To celebrate we are hosting a workshop – Opening Up The Open University. For more information see here. There will be a full report of the workshop posted here over the next few weeks.
Today, 5 June 201o, the NHS is 62 years old and, I trust, not yet ready to be retired. This posting is about how it was an inspiration for the OU. The NHS was a policy which owed much to the 1942 Beveridge Report, a report of such significance that Jennie Lee made it the central plank of her by-election campaign of that year. She didn’t win that seat but she did win another and was returned to the Commons in 1945, along with her spouse, Nye Bevan. He was the Minister who introduced the NHS. In 1964 Jennie Lee, by then widowed, was given the task of ensuring that an idea for a university of the air became reality and she made a connection to her late husband. The PM, Harold Wilson recalled her contribution when the Cabinet and Labour Party National Executive Committee met at Chequers prior to the 1966 General Election:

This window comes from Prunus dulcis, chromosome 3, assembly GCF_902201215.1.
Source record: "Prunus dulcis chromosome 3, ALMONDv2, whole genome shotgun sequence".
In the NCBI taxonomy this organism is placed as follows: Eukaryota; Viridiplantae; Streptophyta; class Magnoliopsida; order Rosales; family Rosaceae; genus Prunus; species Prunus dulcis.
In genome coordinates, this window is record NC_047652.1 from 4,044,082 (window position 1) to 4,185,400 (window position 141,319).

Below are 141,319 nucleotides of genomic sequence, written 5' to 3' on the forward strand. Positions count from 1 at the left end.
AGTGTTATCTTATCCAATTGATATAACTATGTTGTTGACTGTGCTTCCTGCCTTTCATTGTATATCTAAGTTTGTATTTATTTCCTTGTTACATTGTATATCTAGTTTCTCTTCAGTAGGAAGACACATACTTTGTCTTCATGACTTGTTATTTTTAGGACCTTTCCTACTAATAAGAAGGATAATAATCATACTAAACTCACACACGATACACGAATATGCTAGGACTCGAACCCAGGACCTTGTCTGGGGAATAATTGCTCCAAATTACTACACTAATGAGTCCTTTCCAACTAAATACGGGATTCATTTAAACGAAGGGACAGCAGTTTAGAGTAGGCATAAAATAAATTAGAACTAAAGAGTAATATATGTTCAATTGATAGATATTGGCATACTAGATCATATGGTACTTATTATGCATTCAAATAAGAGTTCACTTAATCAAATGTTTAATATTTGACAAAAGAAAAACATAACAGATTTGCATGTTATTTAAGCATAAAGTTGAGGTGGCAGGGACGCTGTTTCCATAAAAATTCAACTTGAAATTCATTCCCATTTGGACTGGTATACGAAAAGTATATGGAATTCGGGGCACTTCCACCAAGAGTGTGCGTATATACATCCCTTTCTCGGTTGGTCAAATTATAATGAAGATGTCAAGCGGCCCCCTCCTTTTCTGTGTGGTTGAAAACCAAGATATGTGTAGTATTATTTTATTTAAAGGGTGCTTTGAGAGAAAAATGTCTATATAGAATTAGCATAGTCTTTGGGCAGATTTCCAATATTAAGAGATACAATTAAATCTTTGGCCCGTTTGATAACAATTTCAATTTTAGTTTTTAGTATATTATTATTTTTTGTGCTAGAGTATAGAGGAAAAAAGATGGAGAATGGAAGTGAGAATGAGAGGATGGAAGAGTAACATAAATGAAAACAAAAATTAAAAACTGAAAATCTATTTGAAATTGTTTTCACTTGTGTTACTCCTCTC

At the end of the afternoon anybody was free to speak on anything. Jennie got up and made a passionate speech about the University of the Air. She said the greatest creation of the previous Labour government was Nye’s National Health Service but that now we were engaged on an operation which would make just as much difference to the country. We were all impressed. She was a tigress.
During the first few years after the OU campus in Milton Keynes was opened much of the new town was a series of rather desolate muddy building sites. Jennie arranged for the Bevan Fund to pay for a bar to be installed in Walton Hall and she hung Nye’s cap and a photo of him there. The first Vice Chancellor of the OU, Walter Perry, called this new meeting place ’a godsend’ and said that it was the ‘focal point for much of the early discussion and planning’.